Which Is Better Np Or Pa ?

  1. I hear a lot about PA's and a lot of controversary of the difference in the two but from my understanding you can only work in certain places with a PA and NP gives you a more rounded medical outlook from a nurses point of view. I also understand the the NP field is now saturated. Could someone please give some feedback on my concerns......Thanks very much in advance !!
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    Joined: May '01; Posts: 204; Likes: 8
    Registered Nurse


  3. by   Agnus
    Their approach is worlds apart. It depends on where you are comming from what you want to be.
    Personally as a patient I have been treated by both. Both were very competent and conscientious. But as a patient I'll take the NP any day.
    I really don't like bgeing treated by a PA (there have been many) I much rather be seen by a NP. I have heard the same from other patients who were not in the health field themselves.

    One BIG thing is the nurse REALLY listens and TEACHES. Her approach is holistic, and based on a nursing model. The PA is on a medical model. I found PAs were not particularly good at listening and even worse teachers. This has been my personal experience as a patient and you or others may disagree.
  4. by   Katnip
    There's a PA in my nursing school class. He's going into nursing for several reasons.

    One, as stated earlier, PAs operate on the medical model, he prefers a more patient-oriented appproach.

    Two, a PA works under someone else's license-a physician. An NP works under his or her own license.

    Three, he wants to travel internationally and go back to Ghana, where NPs are recognized, and since he doesn't have his own license as a PA, he can't practice there.

    I haven't heard of the NP market being saturated. Schools in our area are very actively trying to recruit people into NP practice.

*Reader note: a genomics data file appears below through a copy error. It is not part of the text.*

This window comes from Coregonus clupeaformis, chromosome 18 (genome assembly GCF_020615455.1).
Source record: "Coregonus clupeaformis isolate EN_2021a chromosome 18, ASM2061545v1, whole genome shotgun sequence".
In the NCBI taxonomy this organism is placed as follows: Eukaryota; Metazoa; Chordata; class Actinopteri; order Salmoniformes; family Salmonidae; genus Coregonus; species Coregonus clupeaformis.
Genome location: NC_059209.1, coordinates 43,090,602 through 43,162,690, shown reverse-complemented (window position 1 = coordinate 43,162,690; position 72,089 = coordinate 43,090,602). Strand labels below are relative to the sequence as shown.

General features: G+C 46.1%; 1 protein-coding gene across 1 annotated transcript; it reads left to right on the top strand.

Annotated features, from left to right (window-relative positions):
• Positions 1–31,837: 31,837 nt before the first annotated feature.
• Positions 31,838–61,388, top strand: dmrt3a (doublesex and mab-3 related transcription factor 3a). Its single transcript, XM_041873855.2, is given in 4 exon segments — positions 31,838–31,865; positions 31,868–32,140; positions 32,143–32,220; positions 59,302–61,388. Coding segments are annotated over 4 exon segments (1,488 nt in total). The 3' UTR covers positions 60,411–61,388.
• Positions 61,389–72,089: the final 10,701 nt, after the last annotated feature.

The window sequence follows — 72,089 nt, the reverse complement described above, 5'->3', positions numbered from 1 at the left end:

Depending on the state you live in, NPs may or may not have prescriptive authority. Most do have at least limited authority. Here in MD, NPs do not, but I believe PAs do, because of the licensing under a physician.
  5. by   EXOTIC NURSE
    Thank you very much for your replies as I see 90 people viewed the question but had nothing to say so THANK YOU VERY MUCH FOR REPLYING. I was just wondering about that specific topic as I am looking into NP Practice along with Clinical Nurse Specialist Practice.....
  6. by   P_RN
    Short answer from here. NP.
  7. by   zumalong
    I have to agree hands down that A NP is the way to go. I don't know about the field being saturated because more and more NP are being recognized by the medical field as specialists that can take on more responsibility. The holistic care is the big difference in a NP vs. PA. Most of the PA's I have worked with are very competant, and I sometimes would rather talk to them about patients than any resident--but the NP is a nurse first and that is what is so special about them.

    Good luck chosing your path. Either way we need competant caring professionals.
  8. by   EXOTIC NURSE
    Thanks for everyone's reply as I am taking them to heart and I appreciate your opinions and comments...............
  9. by   capgirl
    Hmmm, asking this question on a site for NURSES - is it any doubt that we would choose a NURSE practitioner?LOL
  10. by   np2b
    Re: NP Saturation: it depends on where you are, and what your specialty of choice is.

    In the SF Bay area, there are several family nurse practitioner programs. They've been educating LOTS of FNPs, and as a result, it's not easy to find a full-time NP job right after graduation.

    However, drive an hour or two away from the city, and there is a huge demand in the rural areas. If you want to do something like geriatrics, you're a little more marketable. I'm told that there is a big demand at the moment for neonatal NPs in the DC metro area.

    I'm sure that this example can be applied in locations across the country. It all depends on where you want to practice, and who you want to practice with. Even in the saturated Bay Area, I've been told that you can usually find a couple of part-time FNP jobs straight out of school, build up your resume, and be marketable for a full-time job within a couple of years.